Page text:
Geologist Patricia Corcoran of the University of Western Ontario in London, Canada, and Charles Moore, captain of the oceanographic research vessel Alguita, stumbled upon the new rocks on a beach on the Big Island of Hawaii. These stones, which they’ve dubbed “plastiglomerates,” most likely formed from melting plastic in fires lit by humans who were camping or fishing, the team reports this month in GSA Today. Although anywhere there is a heat source, such as forest fires or lava flows, and “abundant plastic debris,” Corcoran says, “there is the potential for the formation of plastiglomerate.” When the plastic melts, it cements rock fragments, sand, and shell debris together, or the plastic can flow into larger rocks and fill in cracks and bubbles to form a kind of junkyard Frankenstein.






Corcoran says some of the plastic is still recognizable as toothbrushes, forks, ropes, and just “anything you can think of.” Once the plastic has fused to denser materials, like rock and coral, it sinks to the sea floor, and the chances it will become buried and preserved in the geologic record increase.
Corcoran and her team canvassed Kamilo Beach on the Big Island for more of the rocks and found plastiglomerate in all 21 sites they surveyed. She says people have already found plastiglomerate on another Hawaiian island, and she expects there to be much more on coastlines across the world. Plastiglomerate is likely well distributed, it’s just never been noticed before now, she says.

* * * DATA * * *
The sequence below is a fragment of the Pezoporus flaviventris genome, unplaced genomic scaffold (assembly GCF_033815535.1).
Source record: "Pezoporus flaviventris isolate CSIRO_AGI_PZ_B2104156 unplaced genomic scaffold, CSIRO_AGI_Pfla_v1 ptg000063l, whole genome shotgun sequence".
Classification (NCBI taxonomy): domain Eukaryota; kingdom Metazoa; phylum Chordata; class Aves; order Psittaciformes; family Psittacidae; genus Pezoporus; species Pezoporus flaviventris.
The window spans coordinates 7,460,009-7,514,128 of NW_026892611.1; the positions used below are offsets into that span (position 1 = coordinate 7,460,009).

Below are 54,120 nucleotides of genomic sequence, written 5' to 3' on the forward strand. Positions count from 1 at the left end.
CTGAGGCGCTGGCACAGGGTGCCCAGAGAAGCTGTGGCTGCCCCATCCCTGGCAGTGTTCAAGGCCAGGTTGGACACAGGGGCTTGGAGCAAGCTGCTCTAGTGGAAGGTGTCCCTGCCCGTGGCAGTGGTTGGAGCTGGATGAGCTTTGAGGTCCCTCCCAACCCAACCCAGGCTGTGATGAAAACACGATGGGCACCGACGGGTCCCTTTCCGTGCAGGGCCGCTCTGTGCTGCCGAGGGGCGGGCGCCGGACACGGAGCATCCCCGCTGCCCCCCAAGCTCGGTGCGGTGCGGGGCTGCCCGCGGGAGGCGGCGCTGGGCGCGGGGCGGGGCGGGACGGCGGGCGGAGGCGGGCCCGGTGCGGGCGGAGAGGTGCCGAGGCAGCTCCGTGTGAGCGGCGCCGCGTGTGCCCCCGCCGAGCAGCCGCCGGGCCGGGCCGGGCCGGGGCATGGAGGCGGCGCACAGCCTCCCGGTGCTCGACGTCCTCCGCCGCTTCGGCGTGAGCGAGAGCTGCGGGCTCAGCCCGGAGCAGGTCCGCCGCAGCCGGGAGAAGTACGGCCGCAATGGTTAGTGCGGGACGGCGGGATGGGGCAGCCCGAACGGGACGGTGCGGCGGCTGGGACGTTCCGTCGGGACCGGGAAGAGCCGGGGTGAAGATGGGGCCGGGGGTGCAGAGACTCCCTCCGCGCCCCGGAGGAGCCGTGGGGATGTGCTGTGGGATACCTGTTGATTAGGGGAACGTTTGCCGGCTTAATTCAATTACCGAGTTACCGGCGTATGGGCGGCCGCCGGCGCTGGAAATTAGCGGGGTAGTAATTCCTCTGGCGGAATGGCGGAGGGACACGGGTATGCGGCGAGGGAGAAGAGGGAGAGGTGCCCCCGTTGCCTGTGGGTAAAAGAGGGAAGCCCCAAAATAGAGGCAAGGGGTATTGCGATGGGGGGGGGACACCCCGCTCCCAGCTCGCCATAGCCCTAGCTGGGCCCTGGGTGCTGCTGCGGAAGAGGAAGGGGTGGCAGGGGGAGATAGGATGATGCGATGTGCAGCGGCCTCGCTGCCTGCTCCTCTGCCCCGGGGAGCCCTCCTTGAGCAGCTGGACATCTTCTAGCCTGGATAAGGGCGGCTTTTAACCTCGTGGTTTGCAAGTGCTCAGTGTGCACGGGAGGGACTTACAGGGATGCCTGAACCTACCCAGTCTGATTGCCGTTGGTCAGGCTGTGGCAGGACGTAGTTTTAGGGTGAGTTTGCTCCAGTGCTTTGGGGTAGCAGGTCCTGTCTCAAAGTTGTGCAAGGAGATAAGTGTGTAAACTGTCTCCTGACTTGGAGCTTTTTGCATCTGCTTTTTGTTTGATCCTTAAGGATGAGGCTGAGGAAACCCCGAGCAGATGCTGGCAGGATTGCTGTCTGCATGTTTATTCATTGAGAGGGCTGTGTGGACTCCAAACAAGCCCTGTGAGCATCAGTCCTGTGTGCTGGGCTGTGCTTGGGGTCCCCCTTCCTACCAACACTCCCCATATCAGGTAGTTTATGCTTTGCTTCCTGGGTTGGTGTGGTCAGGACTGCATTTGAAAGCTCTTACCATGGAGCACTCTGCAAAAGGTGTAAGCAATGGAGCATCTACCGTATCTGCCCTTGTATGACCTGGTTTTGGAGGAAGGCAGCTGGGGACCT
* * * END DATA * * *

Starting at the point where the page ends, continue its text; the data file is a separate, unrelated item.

Jerolmack agrees. “All around the world where there’s trash being openly burned in mass quantities, you can imagine there are even larger melted plastic deposits” where plastiglomerate could form.

The discovery adds to the debate about whether humanity’s heavy hand in natural processes warrants the formal declaration of a new epoch of Earth history, the Anthropocene, says paleontologist Jan Zalasiewicz of the University of Leicester in the United Kingdom, who was not involved in the study. Plastics in general are so pervasive that they’ve been documented in a number of surprising places, including ingested in wildlife and on the sea floor. The mass of plastic produced since 1950 is close to 6 billion metric tons, enough to bundle the entire planet in plastic wrap. Combine plastic’s abundance with its persistence in the environment, and there’s a good chance it’ll get into the fossil record, Zalasiewicz says. “Plastics, including plastiglomerates, would be one of the key markers by which people could recognize the beginning of the Anthropocene.”

How long the plastic will endure remains a matter of debate, however. Jerolmack says he doubts the material will stick around in the fossil record. After all, plastic melts, and rocks often pass through hellish depths and temperatures through tectonic processes and burial. Geologist Philip Gibbard of the University of Cambridge in the United Kingdom says he imagines that plastics might “revert back to a source of oil from whence they came, given the right conditions of burial.” But Zalasiewicz and Corcoran say that isn’t true for all the plastic. Some of the material can be preserved as a thin carbon film, much like the way fossil leaves are preserved. Zalasiewicz says that in some rare cases, in that etch of carbon “you may well be left the shape for a flattened plastic bottle.” By Angus ChenJun